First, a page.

Betta Fish Care: Troubleshooting

Bettas are some of the best first fish you could ask for but you may have problems arise. Here are some frequently asked questions that come up:

My Betta Tank is Growing Algae

Algae is an imbalance of light, nutrients, or both. If your Betta Fish tank or bowl gets a lot of natural light consider moving it to a different location or shading it somehow. An immediate 50% water change with a proper gravel siphoning will go a long way towards removing algae fertilizer. Follow up with a scrub brush if needed.

Overfeeding also leads to algae growth as the excess nutrients go right into the water column. In my Aquarium Algae Guide I break down the different types of algae and how to best treat them.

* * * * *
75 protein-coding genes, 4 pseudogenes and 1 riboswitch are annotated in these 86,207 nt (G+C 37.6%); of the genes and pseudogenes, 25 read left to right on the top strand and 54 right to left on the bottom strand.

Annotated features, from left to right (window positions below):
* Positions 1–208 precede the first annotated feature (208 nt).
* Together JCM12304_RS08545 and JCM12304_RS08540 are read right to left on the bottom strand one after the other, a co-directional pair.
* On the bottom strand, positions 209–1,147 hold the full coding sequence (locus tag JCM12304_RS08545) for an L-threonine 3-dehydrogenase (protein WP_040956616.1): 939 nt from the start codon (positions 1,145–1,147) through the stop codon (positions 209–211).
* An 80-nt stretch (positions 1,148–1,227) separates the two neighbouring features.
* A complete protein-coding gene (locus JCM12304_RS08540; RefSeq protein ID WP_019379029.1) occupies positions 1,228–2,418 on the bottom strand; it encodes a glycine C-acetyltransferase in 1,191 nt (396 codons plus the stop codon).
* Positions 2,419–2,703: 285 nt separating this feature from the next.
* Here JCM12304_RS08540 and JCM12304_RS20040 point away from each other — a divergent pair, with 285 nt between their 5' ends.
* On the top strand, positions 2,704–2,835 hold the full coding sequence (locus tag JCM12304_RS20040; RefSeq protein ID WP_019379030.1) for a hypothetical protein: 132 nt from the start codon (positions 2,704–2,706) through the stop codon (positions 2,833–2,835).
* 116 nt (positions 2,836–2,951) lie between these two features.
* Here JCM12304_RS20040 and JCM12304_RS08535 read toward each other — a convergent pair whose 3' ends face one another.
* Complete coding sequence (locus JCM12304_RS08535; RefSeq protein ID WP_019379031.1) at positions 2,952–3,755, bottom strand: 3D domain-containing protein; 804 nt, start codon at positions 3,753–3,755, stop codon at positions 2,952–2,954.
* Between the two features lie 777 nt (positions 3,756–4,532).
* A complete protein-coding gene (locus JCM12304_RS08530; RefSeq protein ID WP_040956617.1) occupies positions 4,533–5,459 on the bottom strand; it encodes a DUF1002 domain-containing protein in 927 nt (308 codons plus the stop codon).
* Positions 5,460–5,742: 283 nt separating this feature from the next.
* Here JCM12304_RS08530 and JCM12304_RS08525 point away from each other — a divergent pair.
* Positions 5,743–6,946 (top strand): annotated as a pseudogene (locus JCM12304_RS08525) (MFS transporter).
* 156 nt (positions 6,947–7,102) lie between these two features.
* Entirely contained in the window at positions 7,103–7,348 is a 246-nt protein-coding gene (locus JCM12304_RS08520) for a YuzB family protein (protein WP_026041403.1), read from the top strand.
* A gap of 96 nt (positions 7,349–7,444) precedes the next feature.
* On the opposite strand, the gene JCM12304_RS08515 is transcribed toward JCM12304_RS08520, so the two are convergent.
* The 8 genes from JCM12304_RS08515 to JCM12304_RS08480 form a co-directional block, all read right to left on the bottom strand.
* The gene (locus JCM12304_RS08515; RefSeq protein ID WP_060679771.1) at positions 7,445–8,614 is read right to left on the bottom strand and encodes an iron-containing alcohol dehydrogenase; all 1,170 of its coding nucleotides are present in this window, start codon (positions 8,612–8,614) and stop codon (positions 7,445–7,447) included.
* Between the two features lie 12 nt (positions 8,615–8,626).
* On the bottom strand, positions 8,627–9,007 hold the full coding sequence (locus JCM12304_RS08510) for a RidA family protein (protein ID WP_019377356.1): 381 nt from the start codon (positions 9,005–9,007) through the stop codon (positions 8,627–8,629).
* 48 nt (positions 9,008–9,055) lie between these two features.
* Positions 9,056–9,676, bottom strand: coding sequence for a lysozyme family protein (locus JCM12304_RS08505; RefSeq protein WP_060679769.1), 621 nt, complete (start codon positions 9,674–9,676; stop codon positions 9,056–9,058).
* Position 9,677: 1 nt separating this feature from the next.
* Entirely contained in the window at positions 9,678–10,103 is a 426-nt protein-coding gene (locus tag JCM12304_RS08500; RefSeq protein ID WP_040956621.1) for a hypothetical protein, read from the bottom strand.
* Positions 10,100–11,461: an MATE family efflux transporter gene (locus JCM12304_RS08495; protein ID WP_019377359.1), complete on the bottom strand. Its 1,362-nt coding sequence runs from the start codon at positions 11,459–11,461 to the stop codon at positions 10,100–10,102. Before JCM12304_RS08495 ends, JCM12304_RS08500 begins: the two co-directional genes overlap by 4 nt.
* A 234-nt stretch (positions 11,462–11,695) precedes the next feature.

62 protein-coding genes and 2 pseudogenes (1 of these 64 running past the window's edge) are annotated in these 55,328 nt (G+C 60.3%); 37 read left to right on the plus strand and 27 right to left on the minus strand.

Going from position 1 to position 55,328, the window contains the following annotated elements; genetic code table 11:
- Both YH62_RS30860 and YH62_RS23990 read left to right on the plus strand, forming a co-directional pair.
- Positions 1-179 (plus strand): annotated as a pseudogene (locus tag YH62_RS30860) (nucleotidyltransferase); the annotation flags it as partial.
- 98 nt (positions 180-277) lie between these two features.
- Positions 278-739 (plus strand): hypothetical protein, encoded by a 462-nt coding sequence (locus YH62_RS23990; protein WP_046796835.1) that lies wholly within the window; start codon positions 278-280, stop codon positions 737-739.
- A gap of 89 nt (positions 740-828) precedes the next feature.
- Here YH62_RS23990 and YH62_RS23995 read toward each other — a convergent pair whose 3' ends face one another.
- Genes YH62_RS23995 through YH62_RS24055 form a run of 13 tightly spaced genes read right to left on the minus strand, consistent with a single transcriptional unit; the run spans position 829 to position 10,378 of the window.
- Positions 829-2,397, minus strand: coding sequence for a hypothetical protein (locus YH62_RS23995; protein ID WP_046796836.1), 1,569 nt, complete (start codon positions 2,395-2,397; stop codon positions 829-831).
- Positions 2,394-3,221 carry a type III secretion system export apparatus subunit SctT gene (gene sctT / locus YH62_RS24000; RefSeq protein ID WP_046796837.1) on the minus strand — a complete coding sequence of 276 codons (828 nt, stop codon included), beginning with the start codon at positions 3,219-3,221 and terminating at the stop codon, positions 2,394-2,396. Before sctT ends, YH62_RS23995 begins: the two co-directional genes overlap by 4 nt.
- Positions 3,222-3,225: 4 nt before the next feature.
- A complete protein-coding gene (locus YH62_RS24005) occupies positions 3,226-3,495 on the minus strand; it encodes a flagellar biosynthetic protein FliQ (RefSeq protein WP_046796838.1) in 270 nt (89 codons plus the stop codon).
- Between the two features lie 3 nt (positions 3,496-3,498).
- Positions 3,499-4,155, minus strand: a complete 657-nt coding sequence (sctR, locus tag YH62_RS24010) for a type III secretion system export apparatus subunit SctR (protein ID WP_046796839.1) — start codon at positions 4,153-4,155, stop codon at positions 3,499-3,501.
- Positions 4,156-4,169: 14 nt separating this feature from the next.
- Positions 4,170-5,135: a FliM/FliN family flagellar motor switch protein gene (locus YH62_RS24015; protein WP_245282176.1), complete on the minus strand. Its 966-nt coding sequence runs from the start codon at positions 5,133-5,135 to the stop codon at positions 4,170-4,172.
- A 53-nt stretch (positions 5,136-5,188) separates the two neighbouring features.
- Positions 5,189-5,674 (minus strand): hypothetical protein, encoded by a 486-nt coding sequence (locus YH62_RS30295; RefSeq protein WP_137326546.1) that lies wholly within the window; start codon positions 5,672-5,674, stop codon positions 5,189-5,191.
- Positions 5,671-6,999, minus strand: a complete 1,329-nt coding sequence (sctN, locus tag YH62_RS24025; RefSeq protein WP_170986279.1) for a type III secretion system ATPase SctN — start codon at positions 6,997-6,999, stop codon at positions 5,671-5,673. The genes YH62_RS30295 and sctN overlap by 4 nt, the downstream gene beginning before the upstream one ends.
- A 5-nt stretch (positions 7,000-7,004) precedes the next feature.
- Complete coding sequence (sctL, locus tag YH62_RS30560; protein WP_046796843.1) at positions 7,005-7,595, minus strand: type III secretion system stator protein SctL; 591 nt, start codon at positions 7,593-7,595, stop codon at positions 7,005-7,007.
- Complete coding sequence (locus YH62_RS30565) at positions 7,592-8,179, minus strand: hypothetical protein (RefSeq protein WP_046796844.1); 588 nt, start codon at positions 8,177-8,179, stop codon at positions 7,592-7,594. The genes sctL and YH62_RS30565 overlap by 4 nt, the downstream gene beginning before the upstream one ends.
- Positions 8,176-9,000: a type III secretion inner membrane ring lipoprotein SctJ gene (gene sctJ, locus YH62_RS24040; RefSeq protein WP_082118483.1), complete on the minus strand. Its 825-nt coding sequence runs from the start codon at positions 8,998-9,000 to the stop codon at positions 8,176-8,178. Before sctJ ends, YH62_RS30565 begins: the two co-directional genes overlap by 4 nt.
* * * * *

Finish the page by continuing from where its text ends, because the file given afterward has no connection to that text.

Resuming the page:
If you have space you may want to consider adding an algae eater. Small algae eaters like Otocinclus and Mollies work well in Betta Fish tanks! Here are some ideas on the Best Algae Eaters for your aquarium.

My Betta is Extremely Aggressive!

Sometimes a male Betta fish ends up being genetically predisposed to being a very aggressive fish. He chases all of its tank mates, nips at fins, and is a real terror. If you find he’s causing stress, moving him to an aquarium large enough for him to claim a secure territory can mitigate his wrath. Choose peaceful, fast-moving fish that are too agile to be caught as tank mates, such as Danios, White Cloud Minnows, and small Tetras.

Betta Disease Symptoms

Make sure to look out for the following symptoms in your Betta fish: